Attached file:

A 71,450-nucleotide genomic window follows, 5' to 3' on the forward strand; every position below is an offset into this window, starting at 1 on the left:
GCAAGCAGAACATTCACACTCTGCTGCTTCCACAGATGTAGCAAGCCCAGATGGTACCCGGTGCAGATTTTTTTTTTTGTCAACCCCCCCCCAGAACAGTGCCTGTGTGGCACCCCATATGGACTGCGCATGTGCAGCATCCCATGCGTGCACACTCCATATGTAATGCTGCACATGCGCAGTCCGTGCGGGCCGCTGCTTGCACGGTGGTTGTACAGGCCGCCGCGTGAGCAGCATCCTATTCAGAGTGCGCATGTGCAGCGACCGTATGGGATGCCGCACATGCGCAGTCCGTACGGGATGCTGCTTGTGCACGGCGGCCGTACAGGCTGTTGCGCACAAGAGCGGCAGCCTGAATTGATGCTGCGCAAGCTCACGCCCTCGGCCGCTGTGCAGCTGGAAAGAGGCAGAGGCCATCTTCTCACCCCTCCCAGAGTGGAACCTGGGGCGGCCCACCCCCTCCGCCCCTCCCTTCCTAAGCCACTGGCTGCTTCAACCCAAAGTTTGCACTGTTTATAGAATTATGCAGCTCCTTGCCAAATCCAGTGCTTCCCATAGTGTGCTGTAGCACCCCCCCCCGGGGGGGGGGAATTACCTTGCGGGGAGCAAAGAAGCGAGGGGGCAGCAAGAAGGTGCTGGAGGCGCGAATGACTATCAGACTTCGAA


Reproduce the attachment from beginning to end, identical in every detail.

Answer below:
A 71,450-nucleotide genomic window follows, 5' to 3' on the forward strand; every position below is an offset into this window, starting at 1 on the left:
GCAAGCAGAACATTCACACTCTGCTGCTTCCACAGATGTAGCAAGCCCAGATGGTACCCGGTGCAGATTTTTTTTTTTGTCAACCCCCCCCCAGAACAGTGCCTGTGTGGCACCCCATATGGACTGCGCATGTGCAGCATCCCATGCGTGCACACTCCATATGTAATGCTGCACATGCGCAGTCCGTGCGGGCCGCTGCTTGCACGGTGGTTGTACAGGCCGCCGCGTGAGCAGCATCCTATTCAGAGTGCGCATGTGCAGCGACCGTATGGGATGCCGCACATGCGCAGTCCGTACGGGATGCTGCTTGTGCACGGCGGCCGTACAGGCTGTTGCGCACAAGAGCGGCAGCCTGAATTGATGCTGCGCAAGCTCACGCCCTCGGCCGCTGTGCAGCTGGAAAGAGGCAGAGGCCATCTTCTCACCCCTCCCAGAGTGGAACCTGGGGCGGCCCACCCCCTCCGCCCCTCCCTTCCTAAGCCACTGGCTGCTTCAACCCAAAGTTTGCACTGTTTATAGAATTATGCAGCTCCTTGCCAAATCCAGTGCTTCCCATAGTGTGCTGTAGCACCCCCCCCCGGGGGGGGGGAATTACCTTGCGGGGAGCAAAGAAGCGAGGGGGCAGCAAGAAGGTGCTGGAGGCGCGAATGACTATCAGACTTCGAA